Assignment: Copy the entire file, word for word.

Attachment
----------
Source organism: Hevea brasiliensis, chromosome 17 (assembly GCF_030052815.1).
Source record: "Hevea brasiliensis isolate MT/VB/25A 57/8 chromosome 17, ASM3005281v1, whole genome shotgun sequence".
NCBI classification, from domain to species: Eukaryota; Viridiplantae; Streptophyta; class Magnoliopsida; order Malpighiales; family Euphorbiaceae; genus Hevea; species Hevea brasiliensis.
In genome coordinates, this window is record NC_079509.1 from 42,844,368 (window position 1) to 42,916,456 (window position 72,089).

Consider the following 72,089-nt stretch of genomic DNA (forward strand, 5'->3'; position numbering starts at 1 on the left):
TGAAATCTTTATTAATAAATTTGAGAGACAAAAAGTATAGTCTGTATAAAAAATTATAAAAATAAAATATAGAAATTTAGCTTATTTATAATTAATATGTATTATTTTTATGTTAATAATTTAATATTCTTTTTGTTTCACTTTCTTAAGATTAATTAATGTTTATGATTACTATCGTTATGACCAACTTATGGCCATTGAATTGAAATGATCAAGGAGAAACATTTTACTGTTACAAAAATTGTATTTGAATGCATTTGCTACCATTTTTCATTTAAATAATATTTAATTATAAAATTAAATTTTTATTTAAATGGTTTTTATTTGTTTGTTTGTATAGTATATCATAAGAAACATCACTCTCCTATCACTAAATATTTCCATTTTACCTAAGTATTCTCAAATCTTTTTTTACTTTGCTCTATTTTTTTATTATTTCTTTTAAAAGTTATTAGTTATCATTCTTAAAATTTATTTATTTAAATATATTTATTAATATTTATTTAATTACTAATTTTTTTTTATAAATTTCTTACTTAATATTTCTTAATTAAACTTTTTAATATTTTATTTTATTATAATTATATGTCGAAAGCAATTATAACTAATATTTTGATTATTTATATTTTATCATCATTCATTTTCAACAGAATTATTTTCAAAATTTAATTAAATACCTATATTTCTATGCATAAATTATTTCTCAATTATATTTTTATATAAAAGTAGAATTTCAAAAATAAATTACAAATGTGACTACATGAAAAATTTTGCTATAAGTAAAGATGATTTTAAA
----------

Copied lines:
Source organism: Hevea brasiliensis, chromosome 17 (assembly GCF_030052815.1).
Source record: "Hevea brasiliensis isolate MT/VB/25A 57/8 chromosome 17, ASM3005281v1, whole genome shotgun sequence".
NCBI classification, from domain to species: Eukaryota; Viridiplantae; Streptophyta; class Magnoliopsida; order Malpighiales; family Euphorbiaceae; genus Hevea; species Hevea brasiliensis.
In genome coordinates, this window is record NC_079509.1 from 42,844,368 (window position 1) to 42,916,456 (window position 72,089).

Consider the following 72,089-nt stretch of genomic DNA (forward strand, 5'->3'; position numbering starts at 1 on the left):
TGAAATCTTTATTAATAAATTTGAGAGACAAAAAGTATAGTCTGTATAAAAAATTATAAAAATAAAATATAGAAATTTAGCTTATTTATAATTAATATGTATTATTTTTATGTTAATAATTTAATATTCTTTTTGTTTCACTTTCTTAAGATTAATTAATGTTTATGATTACTATCGTTATGACCAACTTATGGCCATTGAATTGAAATGATCAAGGAGAAACATTTTACTGTTACAAAAATTGTATTTGAATGCATTTGCTACCATTTTTCATTTAAATAATATTTAATTATAAAATTAAATTTTTATTTAAATGGTTTTTATTTGTTTGTTTGTATAGTATATCATAAGAAACATCACTCTCCTATCACTAAATATTTCCATTTTACCTAAGTATTCTCAAATCTTTTTTTACTTTGCTCTATTTTTTTATTATTTCTTTTAAAAGTTATTAGTTATCATTCTTAAAATTTATTTATTTAAATATATTTATTAATATTTATTTAATTACTAATTTTTTTTTATAAATTTCTTACTTAATATTTCTTAATTAAACTTTTTAATATTTTATTTTATTATAATTATATGTCGAAAGCAATTATAACTAATATTTTGATTATTTATATTTTATCATCATTCATTTTCAACAGAATTATTTTCAAAATTTAATTAAATACCTATATTTCTATGCATAAATTATTTCTCAATTATATTTTTATATAAAAGTAGAATTTCAAAAATAAATTACAAATGTGACTACATGAAAAATTTTGCTATAAGTAAAGATGATTTTAAA